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Margaret Nelson – “Then and Now: Then and Now: Lessons from Mimbres”

Note: This post refers to an event that took place on May 16, 2011.

Archaeological research is inherently interesting, but does it help us think about the present and the future?  We argue that archaeological sites are a valuable heritage resource and that archaeological research delves into and improves our understanding of past lives – ways of being and doing.  This is true.  But can the experiences of the past inform current thinking and decision-making about social and ecological issues?    I explore this question by assessing the role of social diversity in the resilience of human societies.  Recent calls for homogenization of culture emphasize the value of inquiring into the consequences of reductions in social diversity.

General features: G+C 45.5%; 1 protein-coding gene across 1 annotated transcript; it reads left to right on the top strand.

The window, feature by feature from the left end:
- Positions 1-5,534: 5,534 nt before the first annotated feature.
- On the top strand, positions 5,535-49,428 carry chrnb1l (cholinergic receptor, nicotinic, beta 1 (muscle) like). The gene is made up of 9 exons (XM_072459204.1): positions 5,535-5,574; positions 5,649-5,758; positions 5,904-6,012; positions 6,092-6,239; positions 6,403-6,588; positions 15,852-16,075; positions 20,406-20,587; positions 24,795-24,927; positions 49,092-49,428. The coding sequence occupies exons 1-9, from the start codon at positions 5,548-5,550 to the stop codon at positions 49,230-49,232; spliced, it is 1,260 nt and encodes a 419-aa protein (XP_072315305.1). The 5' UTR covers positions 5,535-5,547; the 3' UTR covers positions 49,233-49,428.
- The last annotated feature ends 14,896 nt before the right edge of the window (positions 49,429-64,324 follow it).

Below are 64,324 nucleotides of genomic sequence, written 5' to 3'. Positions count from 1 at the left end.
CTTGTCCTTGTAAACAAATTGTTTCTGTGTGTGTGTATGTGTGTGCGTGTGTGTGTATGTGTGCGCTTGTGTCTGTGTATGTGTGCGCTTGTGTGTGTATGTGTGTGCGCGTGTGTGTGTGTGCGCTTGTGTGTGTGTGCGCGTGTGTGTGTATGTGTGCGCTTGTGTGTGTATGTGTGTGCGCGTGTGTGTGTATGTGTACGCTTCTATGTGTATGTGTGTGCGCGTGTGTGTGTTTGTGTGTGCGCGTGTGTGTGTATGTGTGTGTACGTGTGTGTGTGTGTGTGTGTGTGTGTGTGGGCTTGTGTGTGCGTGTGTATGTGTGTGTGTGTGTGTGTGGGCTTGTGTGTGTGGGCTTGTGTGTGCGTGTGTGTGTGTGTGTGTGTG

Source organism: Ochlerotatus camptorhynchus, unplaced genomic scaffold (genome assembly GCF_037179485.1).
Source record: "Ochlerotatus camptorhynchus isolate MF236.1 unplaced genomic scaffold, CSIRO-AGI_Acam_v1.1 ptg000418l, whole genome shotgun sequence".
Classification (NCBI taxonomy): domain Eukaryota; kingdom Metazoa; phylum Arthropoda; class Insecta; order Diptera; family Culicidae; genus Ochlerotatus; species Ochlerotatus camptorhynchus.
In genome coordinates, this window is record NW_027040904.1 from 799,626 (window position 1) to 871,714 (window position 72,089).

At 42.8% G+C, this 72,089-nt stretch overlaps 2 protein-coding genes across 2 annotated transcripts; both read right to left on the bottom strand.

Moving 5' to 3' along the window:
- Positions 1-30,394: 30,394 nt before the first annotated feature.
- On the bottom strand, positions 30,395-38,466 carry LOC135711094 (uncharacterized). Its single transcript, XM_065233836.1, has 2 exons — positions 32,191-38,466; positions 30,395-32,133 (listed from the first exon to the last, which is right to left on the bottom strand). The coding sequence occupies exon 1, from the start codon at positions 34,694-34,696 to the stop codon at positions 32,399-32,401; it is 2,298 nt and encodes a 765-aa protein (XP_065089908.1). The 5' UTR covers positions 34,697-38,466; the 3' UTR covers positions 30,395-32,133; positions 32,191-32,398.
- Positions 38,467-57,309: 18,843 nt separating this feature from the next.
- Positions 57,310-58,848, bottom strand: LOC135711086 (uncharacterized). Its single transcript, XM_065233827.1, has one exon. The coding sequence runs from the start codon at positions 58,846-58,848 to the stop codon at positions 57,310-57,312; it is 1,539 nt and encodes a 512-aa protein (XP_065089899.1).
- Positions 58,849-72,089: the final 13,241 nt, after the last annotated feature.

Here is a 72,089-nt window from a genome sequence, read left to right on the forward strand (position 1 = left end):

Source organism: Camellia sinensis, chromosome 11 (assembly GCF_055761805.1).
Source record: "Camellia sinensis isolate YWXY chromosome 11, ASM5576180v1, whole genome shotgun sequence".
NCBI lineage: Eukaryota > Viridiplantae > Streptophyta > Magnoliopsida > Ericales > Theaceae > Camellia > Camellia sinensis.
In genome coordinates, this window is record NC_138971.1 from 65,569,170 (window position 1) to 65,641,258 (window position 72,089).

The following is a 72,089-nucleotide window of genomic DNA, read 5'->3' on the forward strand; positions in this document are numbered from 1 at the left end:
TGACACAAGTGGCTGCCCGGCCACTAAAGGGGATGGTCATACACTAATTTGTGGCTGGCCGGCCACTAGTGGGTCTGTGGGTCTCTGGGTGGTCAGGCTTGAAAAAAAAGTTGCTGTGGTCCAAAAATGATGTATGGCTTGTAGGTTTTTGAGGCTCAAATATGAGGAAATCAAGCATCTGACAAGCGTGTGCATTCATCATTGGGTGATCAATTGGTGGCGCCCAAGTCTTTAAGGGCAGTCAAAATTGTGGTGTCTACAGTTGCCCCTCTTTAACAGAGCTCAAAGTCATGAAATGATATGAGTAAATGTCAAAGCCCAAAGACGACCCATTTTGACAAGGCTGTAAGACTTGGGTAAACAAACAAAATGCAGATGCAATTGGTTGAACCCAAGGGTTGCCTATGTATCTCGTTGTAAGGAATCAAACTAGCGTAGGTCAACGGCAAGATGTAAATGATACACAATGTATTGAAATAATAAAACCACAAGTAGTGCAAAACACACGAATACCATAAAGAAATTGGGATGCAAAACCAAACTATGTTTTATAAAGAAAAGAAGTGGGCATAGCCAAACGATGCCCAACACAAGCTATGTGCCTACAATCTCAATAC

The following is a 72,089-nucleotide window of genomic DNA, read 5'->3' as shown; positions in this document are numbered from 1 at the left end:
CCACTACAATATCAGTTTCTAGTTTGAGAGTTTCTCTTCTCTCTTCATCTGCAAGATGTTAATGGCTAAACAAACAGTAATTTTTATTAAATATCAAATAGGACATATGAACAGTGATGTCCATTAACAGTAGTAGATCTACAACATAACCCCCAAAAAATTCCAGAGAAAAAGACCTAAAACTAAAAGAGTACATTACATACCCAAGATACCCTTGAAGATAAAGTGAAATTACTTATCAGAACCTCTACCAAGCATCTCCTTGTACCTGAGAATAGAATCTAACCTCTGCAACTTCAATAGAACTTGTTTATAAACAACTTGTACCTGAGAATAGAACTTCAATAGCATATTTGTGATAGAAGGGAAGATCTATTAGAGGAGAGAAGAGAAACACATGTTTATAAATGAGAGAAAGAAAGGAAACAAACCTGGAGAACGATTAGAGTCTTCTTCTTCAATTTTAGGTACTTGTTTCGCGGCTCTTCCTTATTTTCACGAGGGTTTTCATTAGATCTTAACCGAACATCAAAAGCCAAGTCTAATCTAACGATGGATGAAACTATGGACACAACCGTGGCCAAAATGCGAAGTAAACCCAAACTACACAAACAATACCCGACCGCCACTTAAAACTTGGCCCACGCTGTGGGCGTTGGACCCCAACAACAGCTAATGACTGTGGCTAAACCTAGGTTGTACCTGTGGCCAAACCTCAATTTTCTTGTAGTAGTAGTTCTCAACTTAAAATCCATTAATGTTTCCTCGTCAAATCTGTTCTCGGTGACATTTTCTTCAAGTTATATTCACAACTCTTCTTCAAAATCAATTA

I will examine the Mimbres Mogollon sequence from the late 900s CE to the 1300s CE, a period in which people changed their ritual practices, their village forms, and much of their material culture.  These four centuries are marked by a major reorganization of social life and settlement and a substantial emigration.   I will explore the role that social diversity, as expressed in ceramic wares, played in the social changes that occurred.  I will then expand this view to consider other cases in the US Southwest and take a look across the Southwest more broadly.  This research is directed toward considering whether understandings derived from long-term sequences of change can inform our current thinking about the impacts of declining social diversity.